On a related note, a wise idea is set up and take an additional checking card, just in case. Pickpocketing is common in Buenos Aires, and the ATM machines also hold your card throughout the entire withdrawal process and spew it back out only once you have received your money, receipt and pressed that you do not want to make another transaction. Almost every foreigner I know spending time down here in Buenos Aires has lost at least one card because of accidentally walking away from the machine still holding their card, myself included. Getting another card down can be difficult and time-consuming, and you can avoid it all by packing an extra.
Tip: If you’re on the East Coast, go for TD Bank! ATM fees reimbursed (if you keep a minimum) and everything.
Unlocked Cell Phone(s)
I wrote about this in my post about saving money in Buenos Aires, and I’ll repeat it here:
Of all those old cell phones you have stuffed in drawers at home in the U.S., I bet at least half of them can be unblocked and used in another country. One of the biggest money wasters that comes with setting up life in a new place is buying an overpriced cell phone in the country you are in that features technology rivaling only the Nokia you used to play Worm on. Bring an unblocked cell from home and you will save money and have a nicer phone. Just make sure it operates using a SIM card, and you can buy a new card in your country for super cheap and get it going.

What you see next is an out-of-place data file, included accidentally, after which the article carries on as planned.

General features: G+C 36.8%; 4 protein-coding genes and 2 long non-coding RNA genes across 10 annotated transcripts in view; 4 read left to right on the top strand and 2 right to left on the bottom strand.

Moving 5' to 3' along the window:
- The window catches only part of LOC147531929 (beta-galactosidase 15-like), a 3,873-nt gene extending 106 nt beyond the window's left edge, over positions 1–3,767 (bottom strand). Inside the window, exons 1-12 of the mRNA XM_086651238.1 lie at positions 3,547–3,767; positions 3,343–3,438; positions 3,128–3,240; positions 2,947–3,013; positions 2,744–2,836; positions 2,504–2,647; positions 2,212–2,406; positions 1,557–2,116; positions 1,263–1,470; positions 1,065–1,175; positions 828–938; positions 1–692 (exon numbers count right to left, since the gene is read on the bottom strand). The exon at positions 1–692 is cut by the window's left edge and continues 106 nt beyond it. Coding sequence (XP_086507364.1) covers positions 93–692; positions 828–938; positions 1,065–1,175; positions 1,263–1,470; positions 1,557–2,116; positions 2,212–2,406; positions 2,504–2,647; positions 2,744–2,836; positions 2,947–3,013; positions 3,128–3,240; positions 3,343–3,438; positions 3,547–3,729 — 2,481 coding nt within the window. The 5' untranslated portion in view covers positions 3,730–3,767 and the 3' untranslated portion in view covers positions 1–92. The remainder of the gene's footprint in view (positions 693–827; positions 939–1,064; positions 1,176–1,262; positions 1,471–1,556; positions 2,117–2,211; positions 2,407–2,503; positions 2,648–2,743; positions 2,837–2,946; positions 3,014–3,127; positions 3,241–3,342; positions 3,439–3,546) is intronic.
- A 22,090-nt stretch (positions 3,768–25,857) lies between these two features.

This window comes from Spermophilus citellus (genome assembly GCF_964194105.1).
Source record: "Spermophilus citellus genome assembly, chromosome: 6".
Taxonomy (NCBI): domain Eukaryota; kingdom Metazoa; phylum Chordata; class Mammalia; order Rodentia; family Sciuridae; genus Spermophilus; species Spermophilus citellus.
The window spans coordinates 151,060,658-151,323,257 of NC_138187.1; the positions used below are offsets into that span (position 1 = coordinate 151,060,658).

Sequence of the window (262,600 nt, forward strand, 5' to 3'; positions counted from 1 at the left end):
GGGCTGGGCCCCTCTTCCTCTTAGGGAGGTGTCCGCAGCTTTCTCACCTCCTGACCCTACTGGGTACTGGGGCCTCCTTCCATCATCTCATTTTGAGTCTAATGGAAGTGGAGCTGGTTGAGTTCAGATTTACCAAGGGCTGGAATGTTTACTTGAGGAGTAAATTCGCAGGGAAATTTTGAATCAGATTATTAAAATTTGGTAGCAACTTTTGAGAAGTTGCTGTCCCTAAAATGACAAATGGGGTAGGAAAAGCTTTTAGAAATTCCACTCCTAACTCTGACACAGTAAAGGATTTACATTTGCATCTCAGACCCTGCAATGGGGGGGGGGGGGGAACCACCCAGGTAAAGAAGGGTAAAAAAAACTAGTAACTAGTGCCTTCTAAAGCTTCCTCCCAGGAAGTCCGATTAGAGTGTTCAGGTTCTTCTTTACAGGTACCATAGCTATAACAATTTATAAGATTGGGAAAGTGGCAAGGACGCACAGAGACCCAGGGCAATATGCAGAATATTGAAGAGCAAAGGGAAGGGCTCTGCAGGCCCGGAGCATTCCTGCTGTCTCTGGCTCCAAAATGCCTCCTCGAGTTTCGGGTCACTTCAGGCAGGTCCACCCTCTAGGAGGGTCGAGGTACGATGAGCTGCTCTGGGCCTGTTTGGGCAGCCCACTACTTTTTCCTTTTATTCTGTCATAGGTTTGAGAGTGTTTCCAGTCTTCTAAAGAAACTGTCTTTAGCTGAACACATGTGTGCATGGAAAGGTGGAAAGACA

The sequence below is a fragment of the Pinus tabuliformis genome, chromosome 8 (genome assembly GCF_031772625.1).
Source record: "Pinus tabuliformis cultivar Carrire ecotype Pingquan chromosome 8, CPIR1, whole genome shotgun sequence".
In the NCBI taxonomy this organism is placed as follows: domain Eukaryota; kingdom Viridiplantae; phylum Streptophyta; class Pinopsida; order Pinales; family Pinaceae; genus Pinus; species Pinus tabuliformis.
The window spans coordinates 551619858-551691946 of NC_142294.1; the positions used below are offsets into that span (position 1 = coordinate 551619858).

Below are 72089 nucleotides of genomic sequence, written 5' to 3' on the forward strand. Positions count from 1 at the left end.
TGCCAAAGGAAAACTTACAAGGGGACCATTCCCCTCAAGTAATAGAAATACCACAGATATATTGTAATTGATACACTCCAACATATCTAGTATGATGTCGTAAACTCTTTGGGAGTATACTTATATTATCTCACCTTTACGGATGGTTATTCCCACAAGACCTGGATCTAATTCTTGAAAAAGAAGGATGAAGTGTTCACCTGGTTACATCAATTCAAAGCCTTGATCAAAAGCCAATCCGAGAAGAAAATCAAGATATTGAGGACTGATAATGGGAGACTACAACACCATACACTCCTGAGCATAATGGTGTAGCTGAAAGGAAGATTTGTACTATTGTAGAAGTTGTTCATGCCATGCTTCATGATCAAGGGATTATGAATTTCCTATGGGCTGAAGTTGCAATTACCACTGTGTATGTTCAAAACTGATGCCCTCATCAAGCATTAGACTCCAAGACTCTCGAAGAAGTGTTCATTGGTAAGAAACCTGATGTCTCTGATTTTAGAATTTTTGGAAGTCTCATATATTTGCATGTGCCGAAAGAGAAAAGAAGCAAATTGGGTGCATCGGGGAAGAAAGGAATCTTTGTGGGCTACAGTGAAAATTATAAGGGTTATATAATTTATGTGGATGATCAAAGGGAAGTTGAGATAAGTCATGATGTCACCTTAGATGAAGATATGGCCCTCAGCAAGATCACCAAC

Tip: This also goes for smartphones! Also, bring extras in case your phone gets stolen. It happened to me, it happened to friends.
Plugs and Cords
Why are ethernet cords that come with apartments always so short? Many friends of mine have been stuck sitting on floors or against walls to access the internet in their apartments. It’s easy to pack, but also easy to forget, so jot down to throw a long ethernet cord into your suitcase. Also in the plug genre, it’s easiest to come with a converter and plug adapters to avoid hassle and potentially blowing up hair styling tools.
Brands like Nivea, Pantene and Johnson & Johnson are sold in Buenos Aires, though the exact products offered vary slightly. Really, if you’re particular about anything, bring it. If you’re particular about anything like face wash, toothpaste, whatever it is, bring it! For example, I bought my favorite gum in bulk and packed it in my suitcases. Same goes for medicines. My mom does remind me, though, that part of living abroad is adapting to cultural differences, products included, and “I better find replacements here because she’s not bringing all this stuff all the time.” (Thanks, mom, for the recent haul!) Still, I’ll never be able to give up Trident Tropical Twist.
Nowhere else in the world are people as obsessed with peanut butter as we are in the United States. If it’s one of your dietary staples, bring along at least a jar or two to hold you over until you find the one of four places they sell it in your new city, that is if they do at all. Keep in mind what you’ll find abroad will most likely be the natural Trader Joe’s-style versions. Maybe you’ll take peanut butter scarcity as an opportunity to wean yourself from it like I did. Although I did essentially just trade one gooey regional substance for another, as dulce de leche is now a part of my life.
I tried to keep these recommendations general, but some are more pertinent to Buenos Aires than other places, just as other locales will have their particulars, too. For example, (and not to get graphic, but) tampons are surprisingly hard to come by in the city of Good Airs. Thanks to friends who studied abroad in Buenos Aires for the save on that one.
If you’re pining for something from your home country and the next trip a friend or family member has planned is too far away, check out The Mule Pool.